SJSU’s Reed Magazine Wins Pushcart Award
BELT HOLDER: The poem “The Father’s Belt” by 2021 Pushcart Prize winner Kurt Luchs appeared in issue 153 of Reed magazine.
The key to long term survival is constant renewal. At Reed Magazine, California’s oldest literary journal, mutability has maintained publication for 150 years, with a rotating editorial team of diverse backgrounds, educational backgrounds, literary tastes, and even feelings for the magazine.
“I don’t spend time thinking about Reed’s legacy,” admits Anne Cheilek, the magazine’s poetry editor, seconds before editor Ryan H. Smith said: inside.
Having both perspectives keeps the journal content up to date while staying true to its roots. It also propelled the journal to new levels of recognition.
Last June, Reed won his first Pushcart Prize, a national award for small presses considered “America’s most honored literary project.” The poem selected was “Father’s Belt,” an intense and emotionally complex work by ancient Onion and McSweeny writer Kurt Luchs.
“The Father’s Belt” appeared in issue 153 of Reed. Released near the start of the COVID-19 lockdown, with all of the content chosen in 2019, the number serves as a sort of “time capsule,” Smith explains. Throughout 2019, Reed had renewed his literary pursuits throughout the Bay Area, hosting events with San Francisco’s Litquake and SJSU’s own Legacy of Poetry festival.
“This Pushcart makes it look like all the hard work is finally paying off,” says Smith.
Celebrating the artists of South Bay also received special attention for the magazine. While the city’s reputation as a cultural little sister can be frustrating, Reed chooses to see it as liberating. The magazine team doesn’t feel tied to any defined aesthetic, like the clean narrative style favored in East Coast publications, or the commitment to the avant-garde like in San Francisco and Oakland.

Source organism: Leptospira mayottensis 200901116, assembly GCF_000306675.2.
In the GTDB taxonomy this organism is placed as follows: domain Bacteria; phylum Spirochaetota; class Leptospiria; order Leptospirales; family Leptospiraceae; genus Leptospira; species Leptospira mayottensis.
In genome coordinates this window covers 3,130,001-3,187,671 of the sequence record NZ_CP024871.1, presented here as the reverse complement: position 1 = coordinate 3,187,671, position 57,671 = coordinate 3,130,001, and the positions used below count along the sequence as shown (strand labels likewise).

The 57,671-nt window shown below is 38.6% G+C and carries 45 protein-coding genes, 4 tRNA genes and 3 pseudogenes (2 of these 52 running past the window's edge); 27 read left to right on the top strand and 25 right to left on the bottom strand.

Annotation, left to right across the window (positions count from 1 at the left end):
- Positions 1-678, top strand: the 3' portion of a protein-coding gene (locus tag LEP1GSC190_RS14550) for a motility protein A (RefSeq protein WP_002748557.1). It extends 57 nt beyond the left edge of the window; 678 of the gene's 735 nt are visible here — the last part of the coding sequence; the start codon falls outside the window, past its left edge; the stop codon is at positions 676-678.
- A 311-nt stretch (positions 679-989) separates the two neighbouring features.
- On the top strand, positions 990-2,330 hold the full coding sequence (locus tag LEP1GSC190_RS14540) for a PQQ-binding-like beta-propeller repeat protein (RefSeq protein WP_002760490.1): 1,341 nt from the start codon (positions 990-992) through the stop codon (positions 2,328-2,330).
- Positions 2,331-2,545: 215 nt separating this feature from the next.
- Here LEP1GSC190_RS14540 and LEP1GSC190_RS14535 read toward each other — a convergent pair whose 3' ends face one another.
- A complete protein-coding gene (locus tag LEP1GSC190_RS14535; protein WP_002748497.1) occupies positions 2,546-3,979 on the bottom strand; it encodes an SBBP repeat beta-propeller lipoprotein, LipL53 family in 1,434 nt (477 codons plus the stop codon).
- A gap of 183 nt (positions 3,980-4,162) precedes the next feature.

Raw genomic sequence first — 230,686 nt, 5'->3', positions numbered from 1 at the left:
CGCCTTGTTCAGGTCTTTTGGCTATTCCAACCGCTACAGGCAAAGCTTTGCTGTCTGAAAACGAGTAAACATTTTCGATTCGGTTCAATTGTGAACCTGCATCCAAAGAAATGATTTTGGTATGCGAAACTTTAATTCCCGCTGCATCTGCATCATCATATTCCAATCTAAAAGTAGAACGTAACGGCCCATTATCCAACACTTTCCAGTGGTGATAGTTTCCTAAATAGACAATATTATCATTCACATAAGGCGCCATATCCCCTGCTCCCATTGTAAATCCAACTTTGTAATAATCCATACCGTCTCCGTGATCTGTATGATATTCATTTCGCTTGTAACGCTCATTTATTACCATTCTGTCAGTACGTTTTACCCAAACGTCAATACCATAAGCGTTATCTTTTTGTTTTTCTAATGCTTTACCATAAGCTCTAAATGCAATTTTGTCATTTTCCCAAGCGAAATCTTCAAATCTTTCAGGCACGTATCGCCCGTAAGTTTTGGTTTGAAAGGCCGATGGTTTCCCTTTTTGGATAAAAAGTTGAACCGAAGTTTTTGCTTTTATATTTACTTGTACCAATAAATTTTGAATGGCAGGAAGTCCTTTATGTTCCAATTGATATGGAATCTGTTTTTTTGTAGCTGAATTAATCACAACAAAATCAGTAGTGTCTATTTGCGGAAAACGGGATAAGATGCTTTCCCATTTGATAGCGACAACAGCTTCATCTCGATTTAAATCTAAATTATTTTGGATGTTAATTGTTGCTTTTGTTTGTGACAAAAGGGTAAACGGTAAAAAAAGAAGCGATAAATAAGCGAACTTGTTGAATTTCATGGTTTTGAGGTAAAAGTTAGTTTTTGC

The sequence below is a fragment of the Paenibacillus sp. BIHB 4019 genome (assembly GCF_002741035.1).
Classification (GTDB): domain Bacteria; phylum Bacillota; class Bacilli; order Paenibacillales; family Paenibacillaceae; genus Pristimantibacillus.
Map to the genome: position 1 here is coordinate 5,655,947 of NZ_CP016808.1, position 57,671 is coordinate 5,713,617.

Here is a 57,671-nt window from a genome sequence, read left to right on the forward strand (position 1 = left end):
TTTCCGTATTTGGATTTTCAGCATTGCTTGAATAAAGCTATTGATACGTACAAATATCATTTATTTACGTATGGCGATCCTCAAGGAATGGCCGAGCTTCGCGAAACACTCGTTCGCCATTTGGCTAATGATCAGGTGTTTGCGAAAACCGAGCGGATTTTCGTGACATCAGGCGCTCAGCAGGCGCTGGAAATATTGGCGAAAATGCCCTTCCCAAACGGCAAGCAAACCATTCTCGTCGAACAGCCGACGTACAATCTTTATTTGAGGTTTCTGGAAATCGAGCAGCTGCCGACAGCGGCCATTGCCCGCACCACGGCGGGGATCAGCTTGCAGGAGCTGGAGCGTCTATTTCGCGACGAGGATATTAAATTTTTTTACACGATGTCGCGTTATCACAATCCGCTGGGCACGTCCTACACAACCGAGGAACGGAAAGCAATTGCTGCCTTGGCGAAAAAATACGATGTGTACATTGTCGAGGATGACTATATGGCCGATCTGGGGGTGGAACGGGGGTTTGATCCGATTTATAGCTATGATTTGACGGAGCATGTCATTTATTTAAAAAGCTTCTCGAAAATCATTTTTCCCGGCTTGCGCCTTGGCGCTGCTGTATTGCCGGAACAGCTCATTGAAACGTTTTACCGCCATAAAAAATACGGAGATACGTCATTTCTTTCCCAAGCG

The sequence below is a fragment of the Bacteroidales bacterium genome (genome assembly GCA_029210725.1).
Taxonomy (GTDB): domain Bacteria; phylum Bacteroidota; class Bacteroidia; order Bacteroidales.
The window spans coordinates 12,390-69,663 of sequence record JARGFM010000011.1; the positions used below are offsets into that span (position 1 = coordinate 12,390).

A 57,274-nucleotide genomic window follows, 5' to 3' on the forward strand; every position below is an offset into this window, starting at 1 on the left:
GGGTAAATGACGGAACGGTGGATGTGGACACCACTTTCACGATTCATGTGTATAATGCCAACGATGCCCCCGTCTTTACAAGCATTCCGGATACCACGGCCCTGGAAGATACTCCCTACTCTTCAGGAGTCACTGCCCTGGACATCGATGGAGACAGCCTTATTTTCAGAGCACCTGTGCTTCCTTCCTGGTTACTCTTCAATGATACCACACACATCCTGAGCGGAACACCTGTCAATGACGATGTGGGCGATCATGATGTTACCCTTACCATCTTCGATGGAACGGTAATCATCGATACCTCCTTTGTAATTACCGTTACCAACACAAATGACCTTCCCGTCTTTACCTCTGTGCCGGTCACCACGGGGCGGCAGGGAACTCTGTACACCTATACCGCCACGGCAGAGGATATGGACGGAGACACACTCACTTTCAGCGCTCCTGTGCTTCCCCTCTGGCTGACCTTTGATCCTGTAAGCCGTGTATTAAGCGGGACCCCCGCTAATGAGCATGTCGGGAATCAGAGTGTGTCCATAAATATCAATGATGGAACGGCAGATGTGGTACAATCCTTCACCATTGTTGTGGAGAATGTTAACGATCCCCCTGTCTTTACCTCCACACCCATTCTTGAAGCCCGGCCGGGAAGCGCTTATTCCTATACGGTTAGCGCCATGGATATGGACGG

“People think of San Francisco and they know what San Francisco has,” Smith says. “San Jose, you have to dig a little deeper. We have taken the necessary steps to leave this breadcrumb trail with people that San José truly has this rich and flourishing cultural scene and history.
Made up of a mix of undergraduate and graduate students, Reed encourages an “eclectic, big tent approach,” says Cheilek. She describes issue 153’s poetry editors as a team “with extremely disparate tastes.”
“I had two members who agreed on next to nothing and I paired them up a lot,” she says.
The award-winning poem itself was unusual “in that everyone agreed that it was really exciting, but expressed reluctance to publish it because it seemed like it was pushing too many limits – that it could trigger people and maybe be overwhelming ”.
“The Father’s Belt” carries some risk, playing the role of a monologue from the point of view of the titular belt, spoken to children whom the reader may assume to be the author and his siblings, detailing his personal relationship with their father as a tool of punishment.
Abuse is far from a rare theme in poetry, but the play treats the subject in a complicated way. Luchs avoids tragic or heartbreaking language – this is not a tale of “correct” abuse of the way the culture expects a survivor to tell their own stories. Instead, the poem apprehensively invokes humor, love, even sensuality.
“Then suddenly I hiss / in the air, my flesh meets yours / in a mad rush, and there is joy in the sky, my ecstasy cannot be contained.”
The pandemic took with it secondary, more insidious scourges: a wave of relapses and overdoses, partners and family members trapped in damaging situations by security and resource mechanisms. Although “Father’s Belt” is personal, it alludes to the isolation that drives human beings towards darker loves, ending with: “Do you realize, other than him / you are the only ones could I ever touch?
Our culture is undergoing a major shift in the way we deal with and discuss pain, and with that comes changes in art and language. In the work they choose to highlight and associate, reviews and awards have the power to provide insight into our place and time, even its uncomfortable parts. In their upcoming issues, Reed says they aim to capture this era with honesty, wit, and tenderness.
“Reed is not afraid to publish strong, powerful and controversial work,” Cheilek says. “I think 154 will draw several underlines under this point.”
Reed Magazine Issue 153